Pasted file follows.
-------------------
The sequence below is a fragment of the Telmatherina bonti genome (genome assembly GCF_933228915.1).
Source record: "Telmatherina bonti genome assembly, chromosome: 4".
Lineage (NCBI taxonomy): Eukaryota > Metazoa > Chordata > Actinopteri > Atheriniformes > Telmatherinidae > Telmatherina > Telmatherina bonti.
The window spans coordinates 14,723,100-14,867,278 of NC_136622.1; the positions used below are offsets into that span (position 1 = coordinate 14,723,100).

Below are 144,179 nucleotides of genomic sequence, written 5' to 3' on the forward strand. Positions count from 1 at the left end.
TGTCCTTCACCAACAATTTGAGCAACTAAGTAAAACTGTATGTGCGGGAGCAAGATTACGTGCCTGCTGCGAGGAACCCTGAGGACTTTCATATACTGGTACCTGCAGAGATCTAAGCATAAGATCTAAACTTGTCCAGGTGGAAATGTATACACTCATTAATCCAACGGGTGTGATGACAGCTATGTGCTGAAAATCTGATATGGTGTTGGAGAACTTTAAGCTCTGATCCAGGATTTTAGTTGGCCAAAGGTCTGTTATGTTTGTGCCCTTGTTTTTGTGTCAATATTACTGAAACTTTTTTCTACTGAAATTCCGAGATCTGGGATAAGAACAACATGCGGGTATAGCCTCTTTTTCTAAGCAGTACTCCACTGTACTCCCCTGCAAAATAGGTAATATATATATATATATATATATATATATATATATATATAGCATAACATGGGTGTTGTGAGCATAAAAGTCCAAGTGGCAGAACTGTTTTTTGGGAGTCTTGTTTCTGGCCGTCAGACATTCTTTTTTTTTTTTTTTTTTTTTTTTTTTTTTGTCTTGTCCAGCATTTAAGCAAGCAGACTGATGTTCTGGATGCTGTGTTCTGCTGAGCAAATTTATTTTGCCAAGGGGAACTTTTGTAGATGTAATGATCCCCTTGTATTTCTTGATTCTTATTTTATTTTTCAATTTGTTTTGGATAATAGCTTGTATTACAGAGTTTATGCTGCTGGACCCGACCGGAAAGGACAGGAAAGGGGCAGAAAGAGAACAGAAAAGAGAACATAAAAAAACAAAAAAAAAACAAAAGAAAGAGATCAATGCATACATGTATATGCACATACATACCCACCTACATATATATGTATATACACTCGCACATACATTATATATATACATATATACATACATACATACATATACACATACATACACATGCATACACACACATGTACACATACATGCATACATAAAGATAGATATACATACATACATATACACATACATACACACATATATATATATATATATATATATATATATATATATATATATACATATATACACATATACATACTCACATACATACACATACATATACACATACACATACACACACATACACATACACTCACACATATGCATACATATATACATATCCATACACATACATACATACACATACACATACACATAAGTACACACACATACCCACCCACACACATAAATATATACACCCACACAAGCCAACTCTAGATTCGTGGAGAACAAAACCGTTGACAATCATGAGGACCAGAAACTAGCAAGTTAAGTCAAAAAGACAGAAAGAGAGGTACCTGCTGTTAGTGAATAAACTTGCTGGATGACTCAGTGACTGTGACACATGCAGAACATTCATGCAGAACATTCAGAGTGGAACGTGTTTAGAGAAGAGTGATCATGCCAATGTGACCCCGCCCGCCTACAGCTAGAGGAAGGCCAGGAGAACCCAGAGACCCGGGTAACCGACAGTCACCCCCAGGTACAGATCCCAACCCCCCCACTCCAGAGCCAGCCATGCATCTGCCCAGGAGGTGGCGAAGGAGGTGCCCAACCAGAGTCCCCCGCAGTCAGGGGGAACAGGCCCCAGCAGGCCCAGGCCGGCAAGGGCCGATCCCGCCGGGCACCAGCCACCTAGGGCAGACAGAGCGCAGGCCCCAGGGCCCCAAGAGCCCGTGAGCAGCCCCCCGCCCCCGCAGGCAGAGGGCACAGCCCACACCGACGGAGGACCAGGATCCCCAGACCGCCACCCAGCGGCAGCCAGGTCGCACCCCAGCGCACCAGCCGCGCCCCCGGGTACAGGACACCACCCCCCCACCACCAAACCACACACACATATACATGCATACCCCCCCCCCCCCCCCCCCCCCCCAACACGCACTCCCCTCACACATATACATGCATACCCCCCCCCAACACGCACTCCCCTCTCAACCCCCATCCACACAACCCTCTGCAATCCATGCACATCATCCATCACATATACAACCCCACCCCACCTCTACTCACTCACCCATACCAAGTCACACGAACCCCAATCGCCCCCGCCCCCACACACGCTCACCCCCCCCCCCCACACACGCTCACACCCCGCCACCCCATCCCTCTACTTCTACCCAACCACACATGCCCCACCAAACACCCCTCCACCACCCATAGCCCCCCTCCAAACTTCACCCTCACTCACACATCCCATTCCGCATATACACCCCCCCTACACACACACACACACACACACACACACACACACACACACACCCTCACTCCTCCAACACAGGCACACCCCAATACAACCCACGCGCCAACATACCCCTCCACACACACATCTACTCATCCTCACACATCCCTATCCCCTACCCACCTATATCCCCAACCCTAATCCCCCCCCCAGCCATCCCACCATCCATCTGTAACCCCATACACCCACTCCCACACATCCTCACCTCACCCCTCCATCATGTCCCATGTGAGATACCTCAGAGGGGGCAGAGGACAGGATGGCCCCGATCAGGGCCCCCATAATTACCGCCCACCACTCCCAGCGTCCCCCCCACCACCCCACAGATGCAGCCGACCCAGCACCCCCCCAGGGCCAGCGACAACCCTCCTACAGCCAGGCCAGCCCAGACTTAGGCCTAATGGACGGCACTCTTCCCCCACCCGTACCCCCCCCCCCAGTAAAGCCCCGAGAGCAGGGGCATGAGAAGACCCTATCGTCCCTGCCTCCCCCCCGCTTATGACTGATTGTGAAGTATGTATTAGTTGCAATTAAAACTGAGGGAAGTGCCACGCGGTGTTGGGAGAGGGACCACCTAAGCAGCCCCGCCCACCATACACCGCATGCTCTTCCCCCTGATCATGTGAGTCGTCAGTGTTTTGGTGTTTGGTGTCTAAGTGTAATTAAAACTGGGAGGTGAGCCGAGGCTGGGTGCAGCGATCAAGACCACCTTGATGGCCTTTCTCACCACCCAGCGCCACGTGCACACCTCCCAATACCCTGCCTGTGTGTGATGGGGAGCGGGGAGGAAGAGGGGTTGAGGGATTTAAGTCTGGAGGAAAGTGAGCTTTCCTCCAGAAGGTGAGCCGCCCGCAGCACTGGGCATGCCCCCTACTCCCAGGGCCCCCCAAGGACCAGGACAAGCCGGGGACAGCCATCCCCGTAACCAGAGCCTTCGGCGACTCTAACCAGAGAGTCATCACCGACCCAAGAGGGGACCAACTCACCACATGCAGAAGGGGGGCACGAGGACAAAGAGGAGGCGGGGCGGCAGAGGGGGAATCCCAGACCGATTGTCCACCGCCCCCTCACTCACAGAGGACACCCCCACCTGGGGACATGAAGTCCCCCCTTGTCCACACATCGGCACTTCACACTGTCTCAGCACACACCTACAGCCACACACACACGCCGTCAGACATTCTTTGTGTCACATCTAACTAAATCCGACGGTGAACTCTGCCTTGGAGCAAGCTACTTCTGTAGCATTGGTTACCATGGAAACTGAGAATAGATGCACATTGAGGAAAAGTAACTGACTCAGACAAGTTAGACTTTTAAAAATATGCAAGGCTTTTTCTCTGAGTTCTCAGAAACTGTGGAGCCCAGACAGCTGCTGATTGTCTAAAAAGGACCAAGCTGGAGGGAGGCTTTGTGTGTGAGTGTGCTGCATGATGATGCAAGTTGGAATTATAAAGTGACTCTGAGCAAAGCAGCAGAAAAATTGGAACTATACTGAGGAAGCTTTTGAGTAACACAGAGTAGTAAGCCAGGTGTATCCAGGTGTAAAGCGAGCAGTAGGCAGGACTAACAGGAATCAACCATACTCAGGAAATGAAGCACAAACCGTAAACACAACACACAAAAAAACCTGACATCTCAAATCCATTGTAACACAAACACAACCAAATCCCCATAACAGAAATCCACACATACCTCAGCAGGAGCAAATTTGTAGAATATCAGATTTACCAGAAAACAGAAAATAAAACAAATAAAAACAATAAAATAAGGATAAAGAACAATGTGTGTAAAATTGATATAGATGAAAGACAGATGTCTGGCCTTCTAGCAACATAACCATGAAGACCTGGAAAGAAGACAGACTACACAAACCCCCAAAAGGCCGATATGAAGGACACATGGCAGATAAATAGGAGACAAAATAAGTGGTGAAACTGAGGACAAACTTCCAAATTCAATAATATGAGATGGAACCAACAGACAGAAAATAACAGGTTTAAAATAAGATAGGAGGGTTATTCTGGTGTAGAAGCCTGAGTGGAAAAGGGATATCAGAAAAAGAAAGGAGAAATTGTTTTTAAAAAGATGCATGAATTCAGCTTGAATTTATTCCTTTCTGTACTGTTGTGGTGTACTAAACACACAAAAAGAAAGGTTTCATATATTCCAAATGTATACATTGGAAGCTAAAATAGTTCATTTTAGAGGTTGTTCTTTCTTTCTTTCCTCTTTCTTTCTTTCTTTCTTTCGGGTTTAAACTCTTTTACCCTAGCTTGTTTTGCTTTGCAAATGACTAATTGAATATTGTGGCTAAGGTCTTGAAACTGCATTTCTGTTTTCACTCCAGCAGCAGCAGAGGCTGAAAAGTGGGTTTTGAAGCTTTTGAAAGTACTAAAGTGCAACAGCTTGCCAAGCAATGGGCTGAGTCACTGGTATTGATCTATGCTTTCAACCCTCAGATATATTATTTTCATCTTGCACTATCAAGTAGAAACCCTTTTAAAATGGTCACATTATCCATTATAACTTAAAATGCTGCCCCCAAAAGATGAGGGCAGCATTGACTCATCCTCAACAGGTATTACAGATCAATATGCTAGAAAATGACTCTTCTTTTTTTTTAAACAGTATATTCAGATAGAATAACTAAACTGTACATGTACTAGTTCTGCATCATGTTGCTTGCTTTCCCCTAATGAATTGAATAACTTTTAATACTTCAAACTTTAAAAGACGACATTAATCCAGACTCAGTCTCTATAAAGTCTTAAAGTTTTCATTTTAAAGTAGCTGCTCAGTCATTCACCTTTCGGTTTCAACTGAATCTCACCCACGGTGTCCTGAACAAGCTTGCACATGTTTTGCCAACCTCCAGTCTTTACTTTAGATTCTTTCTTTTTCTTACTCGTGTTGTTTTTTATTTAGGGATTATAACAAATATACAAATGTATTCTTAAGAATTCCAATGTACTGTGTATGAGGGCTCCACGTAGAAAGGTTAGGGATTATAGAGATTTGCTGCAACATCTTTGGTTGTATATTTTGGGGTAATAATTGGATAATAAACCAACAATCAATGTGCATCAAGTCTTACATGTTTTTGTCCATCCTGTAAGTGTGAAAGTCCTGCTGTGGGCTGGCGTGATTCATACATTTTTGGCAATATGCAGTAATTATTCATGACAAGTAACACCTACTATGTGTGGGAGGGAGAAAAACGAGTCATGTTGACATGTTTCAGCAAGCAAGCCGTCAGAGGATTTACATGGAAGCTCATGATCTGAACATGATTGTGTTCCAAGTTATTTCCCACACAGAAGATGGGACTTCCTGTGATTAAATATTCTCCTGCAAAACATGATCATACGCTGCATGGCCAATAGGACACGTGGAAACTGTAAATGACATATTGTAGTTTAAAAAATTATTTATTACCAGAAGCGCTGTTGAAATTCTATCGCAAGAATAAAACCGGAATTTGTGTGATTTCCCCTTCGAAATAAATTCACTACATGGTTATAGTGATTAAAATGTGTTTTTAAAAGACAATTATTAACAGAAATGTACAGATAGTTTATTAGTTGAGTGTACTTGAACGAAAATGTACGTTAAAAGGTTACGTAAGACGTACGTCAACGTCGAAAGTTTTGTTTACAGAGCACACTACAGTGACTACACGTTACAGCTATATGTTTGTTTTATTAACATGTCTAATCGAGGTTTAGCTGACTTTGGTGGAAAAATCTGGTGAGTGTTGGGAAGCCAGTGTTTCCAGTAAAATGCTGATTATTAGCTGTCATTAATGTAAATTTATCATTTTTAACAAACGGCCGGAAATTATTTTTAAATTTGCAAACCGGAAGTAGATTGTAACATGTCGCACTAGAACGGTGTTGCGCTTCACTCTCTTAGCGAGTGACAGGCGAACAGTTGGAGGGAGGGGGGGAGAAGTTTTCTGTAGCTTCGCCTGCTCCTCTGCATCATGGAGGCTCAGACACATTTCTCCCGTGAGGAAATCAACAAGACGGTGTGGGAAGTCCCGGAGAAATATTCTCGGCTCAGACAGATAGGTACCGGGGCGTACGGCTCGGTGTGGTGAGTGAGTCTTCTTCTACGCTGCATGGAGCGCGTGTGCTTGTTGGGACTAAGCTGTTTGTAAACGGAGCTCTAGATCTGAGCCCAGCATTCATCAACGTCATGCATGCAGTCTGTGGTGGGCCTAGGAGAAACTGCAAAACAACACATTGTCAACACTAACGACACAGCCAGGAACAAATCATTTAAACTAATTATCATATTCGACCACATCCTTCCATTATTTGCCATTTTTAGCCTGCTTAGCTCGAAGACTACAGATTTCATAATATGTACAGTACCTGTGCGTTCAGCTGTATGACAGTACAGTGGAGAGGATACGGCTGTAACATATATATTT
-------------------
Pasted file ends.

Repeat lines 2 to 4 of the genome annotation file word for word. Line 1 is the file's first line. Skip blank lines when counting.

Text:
Source record: "Telmatherina bonti genome assembly, chromosome: 4".
Lineage (NCBI taxonomy): Eukaryota > Metazoa > Chordata > Actinopteri > Atheriniformes > Telmatherinidae > Telmatherina > Telmatherina bonti.
The window spans coordinates 14,723,100-14,867,278 of NC_136622.1; the positions used below are offsets into that span (position 1 = coordinate 14,723,100).